The Toyota Way. A Systematic Literature Review On How Companies In The European Food And Beverage Industry Have Applied The Toyota Production System

Master's Thesis, 2017

96 Pages, Grade: 1,3


Table of Contents

List of Tables

List of Figures

List of Acronyms


Intellectual property statement

The Author

1. Introduction

2. Literature review
2.1. Operations management definition and paradigms
2.2. The Toyota Production System
2.2.1. Lean management’s origins in the Toyota Production System
2.2.2. 14 Lean management principles
2.2.3. The interconnectedness of lean practices
2.2.4. The diffusion of lean production Discrete industries Continuous industries
2.3. Operations management in the food & beverage industry
2.3.1. History of operations management in the F&B industry
2.3.2. Current state of OM in the European F&B industry
2.4. Research gap

3. Methodology
3.1. Research objectives, philosophy and approach
3.2. Introduction to systematic literature review methodology
3.3. Research framework
3.3.1. Planning the review
3.3.2. Literature preparation
3.3.3. Review execution and reporting & dissemination

4. Descriptive results
4.1. Generic study features
4.2. Dominant authors
4.3. Chronological distribution of papers
4.4. Classification of studies by industry sector

5. Findings and discussion
5.1. Drivers for lean implementation
5.2. Obstacles for lean implementation
5.2.1. F&B industry related obstacles
5.2.2. Organisational obstacles
5.2.3. Comparison of European F&B and automotive industry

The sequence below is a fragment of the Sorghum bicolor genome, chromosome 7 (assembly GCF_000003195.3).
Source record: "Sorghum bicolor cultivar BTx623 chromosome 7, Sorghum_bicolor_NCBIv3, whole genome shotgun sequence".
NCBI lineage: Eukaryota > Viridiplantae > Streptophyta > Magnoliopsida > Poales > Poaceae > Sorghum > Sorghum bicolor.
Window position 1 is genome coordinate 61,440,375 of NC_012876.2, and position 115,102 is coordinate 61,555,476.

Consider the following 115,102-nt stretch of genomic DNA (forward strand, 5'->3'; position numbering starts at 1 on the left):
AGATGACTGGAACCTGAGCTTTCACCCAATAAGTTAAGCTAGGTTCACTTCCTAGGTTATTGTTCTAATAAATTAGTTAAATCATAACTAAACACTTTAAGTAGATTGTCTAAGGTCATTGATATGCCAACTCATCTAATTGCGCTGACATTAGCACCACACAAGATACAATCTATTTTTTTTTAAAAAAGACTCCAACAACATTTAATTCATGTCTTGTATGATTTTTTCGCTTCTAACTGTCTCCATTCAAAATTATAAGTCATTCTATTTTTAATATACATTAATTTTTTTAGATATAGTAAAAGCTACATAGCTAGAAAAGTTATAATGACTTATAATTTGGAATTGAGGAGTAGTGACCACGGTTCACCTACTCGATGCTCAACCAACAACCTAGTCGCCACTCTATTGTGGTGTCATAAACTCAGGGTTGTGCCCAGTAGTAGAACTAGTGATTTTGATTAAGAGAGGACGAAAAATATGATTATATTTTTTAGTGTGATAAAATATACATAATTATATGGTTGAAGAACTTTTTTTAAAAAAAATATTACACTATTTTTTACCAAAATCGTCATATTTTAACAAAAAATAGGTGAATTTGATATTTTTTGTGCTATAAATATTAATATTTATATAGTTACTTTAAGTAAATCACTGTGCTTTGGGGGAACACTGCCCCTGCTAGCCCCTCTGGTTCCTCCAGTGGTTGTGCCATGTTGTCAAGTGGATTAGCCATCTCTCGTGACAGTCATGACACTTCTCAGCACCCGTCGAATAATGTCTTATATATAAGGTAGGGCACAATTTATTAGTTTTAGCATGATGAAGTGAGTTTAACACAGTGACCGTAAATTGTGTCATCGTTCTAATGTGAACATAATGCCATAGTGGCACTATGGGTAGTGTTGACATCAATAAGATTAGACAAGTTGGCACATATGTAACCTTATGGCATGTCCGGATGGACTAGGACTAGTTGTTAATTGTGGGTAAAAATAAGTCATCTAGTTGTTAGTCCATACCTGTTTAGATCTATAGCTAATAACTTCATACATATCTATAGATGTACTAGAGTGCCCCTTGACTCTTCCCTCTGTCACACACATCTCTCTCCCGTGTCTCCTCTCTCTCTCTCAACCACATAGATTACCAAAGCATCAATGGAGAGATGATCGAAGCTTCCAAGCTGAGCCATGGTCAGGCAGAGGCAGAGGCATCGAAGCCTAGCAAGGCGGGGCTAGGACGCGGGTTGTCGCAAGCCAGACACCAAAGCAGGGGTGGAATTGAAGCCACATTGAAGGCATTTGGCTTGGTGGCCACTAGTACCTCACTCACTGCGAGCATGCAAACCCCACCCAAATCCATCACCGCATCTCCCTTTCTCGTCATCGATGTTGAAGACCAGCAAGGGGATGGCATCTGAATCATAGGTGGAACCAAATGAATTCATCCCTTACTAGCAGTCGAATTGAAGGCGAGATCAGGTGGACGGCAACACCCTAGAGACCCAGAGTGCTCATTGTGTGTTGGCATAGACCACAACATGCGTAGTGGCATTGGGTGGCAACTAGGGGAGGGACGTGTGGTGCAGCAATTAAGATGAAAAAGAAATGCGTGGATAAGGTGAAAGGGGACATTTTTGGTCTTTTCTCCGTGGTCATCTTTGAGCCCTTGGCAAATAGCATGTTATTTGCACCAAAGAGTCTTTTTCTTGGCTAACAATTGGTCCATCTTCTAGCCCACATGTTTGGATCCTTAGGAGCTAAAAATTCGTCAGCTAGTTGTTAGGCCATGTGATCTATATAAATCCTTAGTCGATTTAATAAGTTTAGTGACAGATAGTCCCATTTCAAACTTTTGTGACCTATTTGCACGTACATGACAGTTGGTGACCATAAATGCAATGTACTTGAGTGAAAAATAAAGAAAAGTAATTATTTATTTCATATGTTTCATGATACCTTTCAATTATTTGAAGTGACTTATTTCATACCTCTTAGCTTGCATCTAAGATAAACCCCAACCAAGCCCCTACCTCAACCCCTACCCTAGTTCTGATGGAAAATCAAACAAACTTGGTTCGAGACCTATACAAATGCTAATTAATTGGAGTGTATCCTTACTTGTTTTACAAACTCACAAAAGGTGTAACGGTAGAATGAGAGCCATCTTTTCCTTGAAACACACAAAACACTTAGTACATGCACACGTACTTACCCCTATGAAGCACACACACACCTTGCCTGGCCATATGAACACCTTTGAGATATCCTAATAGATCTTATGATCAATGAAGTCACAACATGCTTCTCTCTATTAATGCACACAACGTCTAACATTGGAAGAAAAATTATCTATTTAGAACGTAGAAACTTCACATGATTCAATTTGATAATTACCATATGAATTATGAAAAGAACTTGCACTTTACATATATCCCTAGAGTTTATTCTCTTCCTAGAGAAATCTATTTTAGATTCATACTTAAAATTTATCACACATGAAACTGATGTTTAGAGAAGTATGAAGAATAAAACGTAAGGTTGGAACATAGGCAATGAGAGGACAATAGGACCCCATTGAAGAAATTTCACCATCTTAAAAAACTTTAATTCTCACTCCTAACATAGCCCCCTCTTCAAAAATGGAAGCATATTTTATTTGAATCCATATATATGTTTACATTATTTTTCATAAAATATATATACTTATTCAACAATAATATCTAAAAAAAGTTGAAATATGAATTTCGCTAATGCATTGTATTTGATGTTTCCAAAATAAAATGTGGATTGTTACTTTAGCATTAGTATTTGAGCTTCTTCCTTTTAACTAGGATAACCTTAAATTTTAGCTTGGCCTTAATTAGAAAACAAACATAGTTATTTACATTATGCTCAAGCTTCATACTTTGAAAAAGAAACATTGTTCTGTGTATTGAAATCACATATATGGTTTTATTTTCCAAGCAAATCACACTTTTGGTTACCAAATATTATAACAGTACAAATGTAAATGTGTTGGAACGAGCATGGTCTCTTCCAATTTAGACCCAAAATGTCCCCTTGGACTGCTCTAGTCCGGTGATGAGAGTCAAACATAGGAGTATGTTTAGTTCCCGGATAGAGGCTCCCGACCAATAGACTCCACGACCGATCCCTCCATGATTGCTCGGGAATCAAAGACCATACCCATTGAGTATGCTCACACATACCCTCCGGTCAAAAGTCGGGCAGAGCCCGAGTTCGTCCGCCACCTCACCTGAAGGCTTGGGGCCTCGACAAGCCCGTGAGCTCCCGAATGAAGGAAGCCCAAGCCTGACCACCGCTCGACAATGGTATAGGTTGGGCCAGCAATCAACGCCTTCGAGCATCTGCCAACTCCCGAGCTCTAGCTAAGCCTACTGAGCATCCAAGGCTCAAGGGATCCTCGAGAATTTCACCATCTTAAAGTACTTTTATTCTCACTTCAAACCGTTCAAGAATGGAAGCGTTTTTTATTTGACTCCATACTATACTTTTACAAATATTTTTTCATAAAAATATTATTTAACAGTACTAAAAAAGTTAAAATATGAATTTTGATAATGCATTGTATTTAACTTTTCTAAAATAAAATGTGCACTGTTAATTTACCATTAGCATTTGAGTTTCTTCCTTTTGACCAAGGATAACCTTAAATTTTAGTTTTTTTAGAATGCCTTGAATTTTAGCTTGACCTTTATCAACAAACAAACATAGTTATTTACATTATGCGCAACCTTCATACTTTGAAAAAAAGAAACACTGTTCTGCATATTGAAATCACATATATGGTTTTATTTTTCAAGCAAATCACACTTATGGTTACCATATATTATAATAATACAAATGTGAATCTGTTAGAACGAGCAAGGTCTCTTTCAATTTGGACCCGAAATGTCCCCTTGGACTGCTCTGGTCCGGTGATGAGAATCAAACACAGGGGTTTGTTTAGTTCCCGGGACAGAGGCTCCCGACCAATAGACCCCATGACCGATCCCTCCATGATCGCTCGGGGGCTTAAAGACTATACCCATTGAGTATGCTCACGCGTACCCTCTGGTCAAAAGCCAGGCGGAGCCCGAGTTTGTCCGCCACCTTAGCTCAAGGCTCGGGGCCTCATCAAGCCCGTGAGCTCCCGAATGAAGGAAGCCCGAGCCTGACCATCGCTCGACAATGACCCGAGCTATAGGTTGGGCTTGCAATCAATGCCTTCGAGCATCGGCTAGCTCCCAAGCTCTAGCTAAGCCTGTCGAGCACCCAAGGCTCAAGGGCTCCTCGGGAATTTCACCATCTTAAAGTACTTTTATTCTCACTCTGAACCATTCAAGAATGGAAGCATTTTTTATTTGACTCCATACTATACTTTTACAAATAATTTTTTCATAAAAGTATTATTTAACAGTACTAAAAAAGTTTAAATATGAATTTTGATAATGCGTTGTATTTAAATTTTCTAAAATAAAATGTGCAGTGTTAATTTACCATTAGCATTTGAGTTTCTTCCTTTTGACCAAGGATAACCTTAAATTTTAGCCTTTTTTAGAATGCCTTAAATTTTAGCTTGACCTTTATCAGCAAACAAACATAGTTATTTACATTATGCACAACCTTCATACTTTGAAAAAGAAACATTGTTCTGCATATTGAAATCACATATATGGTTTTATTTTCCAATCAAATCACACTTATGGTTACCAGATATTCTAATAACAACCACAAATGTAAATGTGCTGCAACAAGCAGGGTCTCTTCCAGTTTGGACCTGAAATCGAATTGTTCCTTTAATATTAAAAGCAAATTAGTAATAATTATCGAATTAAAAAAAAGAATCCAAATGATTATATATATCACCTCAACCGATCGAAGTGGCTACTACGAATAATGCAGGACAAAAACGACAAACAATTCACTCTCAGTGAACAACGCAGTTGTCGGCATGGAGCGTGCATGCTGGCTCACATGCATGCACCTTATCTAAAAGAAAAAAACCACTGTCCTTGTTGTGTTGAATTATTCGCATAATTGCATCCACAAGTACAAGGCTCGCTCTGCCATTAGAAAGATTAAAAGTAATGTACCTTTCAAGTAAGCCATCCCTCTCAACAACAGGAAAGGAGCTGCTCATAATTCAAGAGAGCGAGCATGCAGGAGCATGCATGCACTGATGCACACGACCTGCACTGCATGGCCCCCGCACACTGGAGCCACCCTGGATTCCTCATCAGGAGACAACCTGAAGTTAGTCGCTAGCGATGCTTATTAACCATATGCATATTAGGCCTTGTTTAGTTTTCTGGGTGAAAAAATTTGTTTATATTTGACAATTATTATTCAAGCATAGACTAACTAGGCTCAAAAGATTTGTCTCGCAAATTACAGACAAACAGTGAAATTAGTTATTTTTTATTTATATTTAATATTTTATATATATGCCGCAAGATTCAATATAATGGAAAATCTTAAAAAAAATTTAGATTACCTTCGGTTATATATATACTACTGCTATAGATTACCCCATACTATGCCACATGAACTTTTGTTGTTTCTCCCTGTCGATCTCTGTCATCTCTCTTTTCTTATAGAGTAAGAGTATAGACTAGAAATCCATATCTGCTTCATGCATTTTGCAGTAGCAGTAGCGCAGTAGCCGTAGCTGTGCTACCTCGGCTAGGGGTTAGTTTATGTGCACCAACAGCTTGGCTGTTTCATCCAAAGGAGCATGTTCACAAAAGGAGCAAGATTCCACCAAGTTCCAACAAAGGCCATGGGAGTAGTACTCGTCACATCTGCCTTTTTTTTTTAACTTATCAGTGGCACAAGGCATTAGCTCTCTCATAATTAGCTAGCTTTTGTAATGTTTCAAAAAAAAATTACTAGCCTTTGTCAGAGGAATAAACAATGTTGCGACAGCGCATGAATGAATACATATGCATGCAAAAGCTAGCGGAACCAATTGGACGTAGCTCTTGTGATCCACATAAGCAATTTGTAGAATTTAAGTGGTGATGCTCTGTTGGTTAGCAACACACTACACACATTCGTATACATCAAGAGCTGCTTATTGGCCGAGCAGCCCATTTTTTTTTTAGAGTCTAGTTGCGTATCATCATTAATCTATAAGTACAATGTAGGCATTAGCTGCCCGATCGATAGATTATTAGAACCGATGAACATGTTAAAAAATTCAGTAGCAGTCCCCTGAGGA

5.3. Critical success factors for lean implementation
5.4. Lean practices used in the European F&B industry
5.5. Adaptions to lean methodology
5.6. Outcomes of lean implementation

6. Limitations & suggestions for further research

7. Conclusion

Reference list


Appendix A – Systematic Literature Review Protocol

Appendix B – Definitions of lean practices

Appendix C – List of studies included in the SLR

FINAL WORD COUNT: 17,192 (Main text + footnotes)

List of Tables

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List of Figures

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List of Acronyms

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The thesis at hand describes the findings of a systematic literature review that was undertaken to investigate if and how the Toyota Production System is being used in the European food and beverage industry. The research was conducted since the concerned industry is suffering from low productivity, increasing customer requirements and frequently occurring quality issues, although food safety is of utmost importance. The Toyota Production System was found capable to address all these issues both in its incumbent automotive sector and subsequently also in other industries.

After identifying the dominant authors in the body of literature and classifying the extant literature into epochs, the research objectives for the study are addressed. These included an investigation of the drivers for lean implementation, the obstructing and facilitating factors, the performance outcomes of lean implementation and the lean practices that are predominantly described. With regards to the latter, also adaptions that were made to the lean methodology are presented.

The most important findings include that lean methodology is already being used in the European food and beverage industry, even though only to a rather limited extent. Moreover, industry characteristics are found to present obstacles to lean implementation. Especially volatile demand patterns that are contrasted by production to forecast make it difficult to avoid overproduction. Also, natural variation and perishability of materials can make the adoption of lean principles challenging. However, although the body of literature does not provide a solution for all obstacles, some presented adaptions to the lean methodology can address at least some of them.

In the end, the concluding assessment is made that the Toyota Production System can be seen as applicable to the European food and beverage industry. However, industry characteristics make it at times necessary to adapt the lean methodology creatively.

Intellectual property statement

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The Author